As some of you may know, I entered three design contests at 3DAGOGO in December. Turns out I won all three, and won two reels of filament and a 3D scanner!
But I also won three t-shirts declaring the win. Like a trophy.
I really liked the cool rocket ship and thought, you know what would make a better trophy?
Today New England got socked with yet another snow storm and the weather reports were so bad for later in the day that driving would be dangerous. So my company shut down for the day.
I took the opportunity to watch a movie or two (“Battleship” which is universally panned, but I don’t know why. I rather enjoyed it.)
But during the day while doing various other things, I sat down and modeled the rocket seen on the 3DAGOGO shirt.
Here is the first test-print, which is about 6.5cm tall. It was a proof of concept, printed in my go-to test color, neon yellow (so the photo sucks. This color just does not photograph well.)
Concept proofed, I went to work printing the five-color rocket ship, starting with yellow, which had the most parts, but not before doubling the scale.
Here are all the parts laid out:
Here, I have assembled the main body in orange, the top red body section and yellow nose cone:
Here, I have glued on the bottom red section with the engine cowl in silver:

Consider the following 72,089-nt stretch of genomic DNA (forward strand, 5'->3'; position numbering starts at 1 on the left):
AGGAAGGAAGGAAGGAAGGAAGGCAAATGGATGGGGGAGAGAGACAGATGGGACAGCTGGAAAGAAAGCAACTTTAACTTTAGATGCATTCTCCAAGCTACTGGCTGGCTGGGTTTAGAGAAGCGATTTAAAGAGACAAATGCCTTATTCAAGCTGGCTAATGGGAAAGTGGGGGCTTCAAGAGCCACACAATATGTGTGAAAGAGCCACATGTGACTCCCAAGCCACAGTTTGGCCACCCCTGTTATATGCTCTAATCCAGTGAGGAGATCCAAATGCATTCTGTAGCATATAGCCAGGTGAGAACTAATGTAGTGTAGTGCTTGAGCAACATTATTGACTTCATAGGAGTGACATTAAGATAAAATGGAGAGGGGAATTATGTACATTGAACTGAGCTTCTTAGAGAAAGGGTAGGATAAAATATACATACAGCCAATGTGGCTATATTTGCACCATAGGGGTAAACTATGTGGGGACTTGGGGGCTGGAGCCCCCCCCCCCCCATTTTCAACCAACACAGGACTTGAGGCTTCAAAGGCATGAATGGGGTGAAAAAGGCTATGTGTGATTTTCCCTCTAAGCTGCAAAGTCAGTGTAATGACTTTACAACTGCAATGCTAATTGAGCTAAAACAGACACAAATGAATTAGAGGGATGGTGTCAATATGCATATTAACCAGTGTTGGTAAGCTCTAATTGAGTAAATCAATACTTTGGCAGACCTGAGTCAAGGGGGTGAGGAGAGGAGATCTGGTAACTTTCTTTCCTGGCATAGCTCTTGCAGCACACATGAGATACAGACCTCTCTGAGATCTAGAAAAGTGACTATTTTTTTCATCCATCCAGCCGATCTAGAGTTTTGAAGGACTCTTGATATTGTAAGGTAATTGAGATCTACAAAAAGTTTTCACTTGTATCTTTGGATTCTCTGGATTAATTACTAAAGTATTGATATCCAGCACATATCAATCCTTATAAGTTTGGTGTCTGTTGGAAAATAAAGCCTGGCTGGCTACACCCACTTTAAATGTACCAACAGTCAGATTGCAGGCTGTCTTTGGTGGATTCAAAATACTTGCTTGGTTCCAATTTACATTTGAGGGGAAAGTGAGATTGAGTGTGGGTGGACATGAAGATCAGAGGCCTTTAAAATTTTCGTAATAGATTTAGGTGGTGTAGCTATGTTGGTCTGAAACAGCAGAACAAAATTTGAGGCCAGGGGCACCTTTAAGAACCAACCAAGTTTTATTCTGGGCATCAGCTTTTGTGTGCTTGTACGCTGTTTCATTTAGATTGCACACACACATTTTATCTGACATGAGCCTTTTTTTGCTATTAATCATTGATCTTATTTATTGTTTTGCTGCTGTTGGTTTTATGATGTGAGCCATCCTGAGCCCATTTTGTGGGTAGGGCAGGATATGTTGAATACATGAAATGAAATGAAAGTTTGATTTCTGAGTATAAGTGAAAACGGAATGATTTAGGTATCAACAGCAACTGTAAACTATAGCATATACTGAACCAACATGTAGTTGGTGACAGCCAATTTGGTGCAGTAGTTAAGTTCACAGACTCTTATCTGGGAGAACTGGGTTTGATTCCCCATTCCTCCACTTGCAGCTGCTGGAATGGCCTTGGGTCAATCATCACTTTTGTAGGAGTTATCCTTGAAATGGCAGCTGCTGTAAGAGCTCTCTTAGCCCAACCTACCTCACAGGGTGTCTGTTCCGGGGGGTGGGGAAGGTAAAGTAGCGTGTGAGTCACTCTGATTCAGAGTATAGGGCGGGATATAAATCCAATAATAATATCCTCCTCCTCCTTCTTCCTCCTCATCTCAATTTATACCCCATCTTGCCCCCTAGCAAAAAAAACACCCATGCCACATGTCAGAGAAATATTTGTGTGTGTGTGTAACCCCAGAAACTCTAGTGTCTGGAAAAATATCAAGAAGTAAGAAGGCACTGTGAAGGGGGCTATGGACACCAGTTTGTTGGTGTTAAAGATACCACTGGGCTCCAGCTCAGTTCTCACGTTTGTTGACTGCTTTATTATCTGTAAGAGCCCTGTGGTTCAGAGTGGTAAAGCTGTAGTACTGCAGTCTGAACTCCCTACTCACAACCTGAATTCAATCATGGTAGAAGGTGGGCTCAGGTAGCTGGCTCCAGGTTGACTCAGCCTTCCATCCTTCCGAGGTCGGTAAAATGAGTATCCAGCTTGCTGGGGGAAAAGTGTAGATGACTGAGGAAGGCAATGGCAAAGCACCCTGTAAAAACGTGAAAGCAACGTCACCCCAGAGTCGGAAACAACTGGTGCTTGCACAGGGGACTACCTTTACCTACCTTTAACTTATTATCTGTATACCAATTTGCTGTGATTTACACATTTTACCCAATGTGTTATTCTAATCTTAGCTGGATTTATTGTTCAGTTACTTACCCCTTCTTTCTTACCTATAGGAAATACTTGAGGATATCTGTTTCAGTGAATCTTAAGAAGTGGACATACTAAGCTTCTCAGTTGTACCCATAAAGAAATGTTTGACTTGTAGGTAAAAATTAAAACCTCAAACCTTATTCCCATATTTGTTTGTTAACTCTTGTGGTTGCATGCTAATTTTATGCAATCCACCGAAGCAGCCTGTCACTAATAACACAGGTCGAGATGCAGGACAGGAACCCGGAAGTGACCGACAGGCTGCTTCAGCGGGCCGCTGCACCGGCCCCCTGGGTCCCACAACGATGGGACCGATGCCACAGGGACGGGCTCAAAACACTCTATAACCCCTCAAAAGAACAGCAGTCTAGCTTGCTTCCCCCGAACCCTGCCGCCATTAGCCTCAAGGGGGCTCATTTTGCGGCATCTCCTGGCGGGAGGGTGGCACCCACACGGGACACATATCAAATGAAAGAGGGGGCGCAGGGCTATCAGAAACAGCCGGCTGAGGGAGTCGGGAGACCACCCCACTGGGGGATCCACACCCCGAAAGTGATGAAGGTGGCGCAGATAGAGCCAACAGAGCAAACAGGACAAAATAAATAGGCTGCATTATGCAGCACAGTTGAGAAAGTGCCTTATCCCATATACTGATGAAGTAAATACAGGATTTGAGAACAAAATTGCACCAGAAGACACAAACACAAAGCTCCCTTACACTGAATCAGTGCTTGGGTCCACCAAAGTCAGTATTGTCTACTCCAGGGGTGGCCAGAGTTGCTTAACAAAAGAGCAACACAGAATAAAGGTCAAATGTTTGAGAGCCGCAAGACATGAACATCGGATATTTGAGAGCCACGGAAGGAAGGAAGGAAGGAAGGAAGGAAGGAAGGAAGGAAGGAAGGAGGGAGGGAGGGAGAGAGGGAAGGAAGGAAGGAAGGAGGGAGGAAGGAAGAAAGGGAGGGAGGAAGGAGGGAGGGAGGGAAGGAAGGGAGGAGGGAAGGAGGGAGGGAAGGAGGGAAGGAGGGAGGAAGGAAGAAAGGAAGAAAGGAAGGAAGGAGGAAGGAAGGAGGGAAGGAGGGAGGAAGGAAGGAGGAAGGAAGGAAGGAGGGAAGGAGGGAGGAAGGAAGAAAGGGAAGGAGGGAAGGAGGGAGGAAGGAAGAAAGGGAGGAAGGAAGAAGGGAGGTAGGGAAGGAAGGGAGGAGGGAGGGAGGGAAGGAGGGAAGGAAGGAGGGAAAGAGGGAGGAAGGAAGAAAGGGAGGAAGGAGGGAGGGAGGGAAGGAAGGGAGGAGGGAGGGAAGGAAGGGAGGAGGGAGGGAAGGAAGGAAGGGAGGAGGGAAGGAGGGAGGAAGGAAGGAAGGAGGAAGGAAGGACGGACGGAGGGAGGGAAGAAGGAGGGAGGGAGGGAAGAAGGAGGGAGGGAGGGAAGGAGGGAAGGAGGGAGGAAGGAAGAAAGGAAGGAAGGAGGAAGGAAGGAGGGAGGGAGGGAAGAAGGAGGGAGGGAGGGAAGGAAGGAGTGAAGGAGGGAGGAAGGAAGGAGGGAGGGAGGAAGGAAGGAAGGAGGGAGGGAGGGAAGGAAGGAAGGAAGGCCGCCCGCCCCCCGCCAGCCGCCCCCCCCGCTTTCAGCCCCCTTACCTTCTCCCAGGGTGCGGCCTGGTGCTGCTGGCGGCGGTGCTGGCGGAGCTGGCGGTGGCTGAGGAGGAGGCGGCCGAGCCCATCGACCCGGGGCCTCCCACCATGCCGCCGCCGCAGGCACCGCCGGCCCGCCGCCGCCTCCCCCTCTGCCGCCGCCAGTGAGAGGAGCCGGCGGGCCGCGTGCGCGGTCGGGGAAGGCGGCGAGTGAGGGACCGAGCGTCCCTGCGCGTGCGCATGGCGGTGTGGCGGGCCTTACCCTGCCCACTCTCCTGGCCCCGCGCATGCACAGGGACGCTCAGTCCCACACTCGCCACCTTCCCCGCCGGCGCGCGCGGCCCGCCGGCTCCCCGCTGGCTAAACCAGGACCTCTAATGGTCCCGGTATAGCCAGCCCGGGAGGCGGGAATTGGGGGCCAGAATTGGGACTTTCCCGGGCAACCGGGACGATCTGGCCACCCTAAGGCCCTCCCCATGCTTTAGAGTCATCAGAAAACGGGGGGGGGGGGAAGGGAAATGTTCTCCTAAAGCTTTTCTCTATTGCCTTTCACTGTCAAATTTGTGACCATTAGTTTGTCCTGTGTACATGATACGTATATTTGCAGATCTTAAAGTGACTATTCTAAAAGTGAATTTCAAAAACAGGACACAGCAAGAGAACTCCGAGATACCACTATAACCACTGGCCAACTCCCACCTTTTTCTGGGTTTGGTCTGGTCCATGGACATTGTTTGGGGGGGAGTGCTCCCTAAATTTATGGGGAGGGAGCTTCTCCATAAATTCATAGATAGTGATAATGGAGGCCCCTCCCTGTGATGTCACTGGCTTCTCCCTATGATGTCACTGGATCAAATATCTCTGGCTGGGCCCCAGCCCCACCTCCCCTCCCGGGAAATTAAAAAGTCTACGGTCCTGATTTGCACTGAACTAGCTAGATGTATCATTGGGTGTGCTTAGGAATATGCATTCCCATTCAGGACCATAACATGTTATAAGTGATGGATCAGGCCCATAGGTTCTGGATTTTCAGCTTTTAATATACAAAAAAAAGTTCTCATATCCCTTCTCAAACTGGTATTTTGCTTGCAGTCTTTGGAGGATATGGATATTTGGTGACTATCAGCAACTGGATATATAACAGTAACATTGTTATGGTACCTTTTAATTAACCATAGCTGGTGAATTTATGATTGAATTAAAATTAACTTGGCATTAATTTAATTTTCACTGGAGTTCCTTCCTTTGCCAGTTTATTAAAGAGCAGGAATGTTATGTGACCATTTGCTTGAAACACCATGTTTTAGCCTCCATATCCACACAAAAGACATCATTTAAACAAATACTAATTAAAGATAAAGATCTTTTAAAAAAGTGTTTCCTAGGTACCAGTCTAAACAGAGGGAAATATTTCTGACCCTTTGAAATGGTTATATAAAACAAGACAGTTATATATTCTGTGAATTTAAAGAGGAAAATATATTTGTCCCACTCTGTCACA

Then the fin section snaps into the grooves of the engine cowl:
Then the orange engine section snaps onto the remains of the fins:
Not shown well here, the engines themselves (the ring of yellow circles above – a slight embellishment on my part since the T-shirt is very vague on this area) are glued to the bottom section and a strong rubber band is used to clamp the pieces together while the Krazy Glue sets. Meanwhile I glued the blue window “glass” into the yellow window frames:
Then the windows are glued in place and clamped:
The finished model next to the test-print. Believe it or not, the larger one is 2x the size of the smaller one but looks quite bigger:
And here I placed the model rocket on the shirt above the graphical version. I think I nailed it! If you think the fins don’t angle back enough, you may be right, and my next version may address that, but I think it’s mostly due to the angle of the photo. In the shirt graphic, it’s angled back more, and the fins disappear into the perspective cone towards the back. The plastic model doesn’t, not at this angle, but does at others.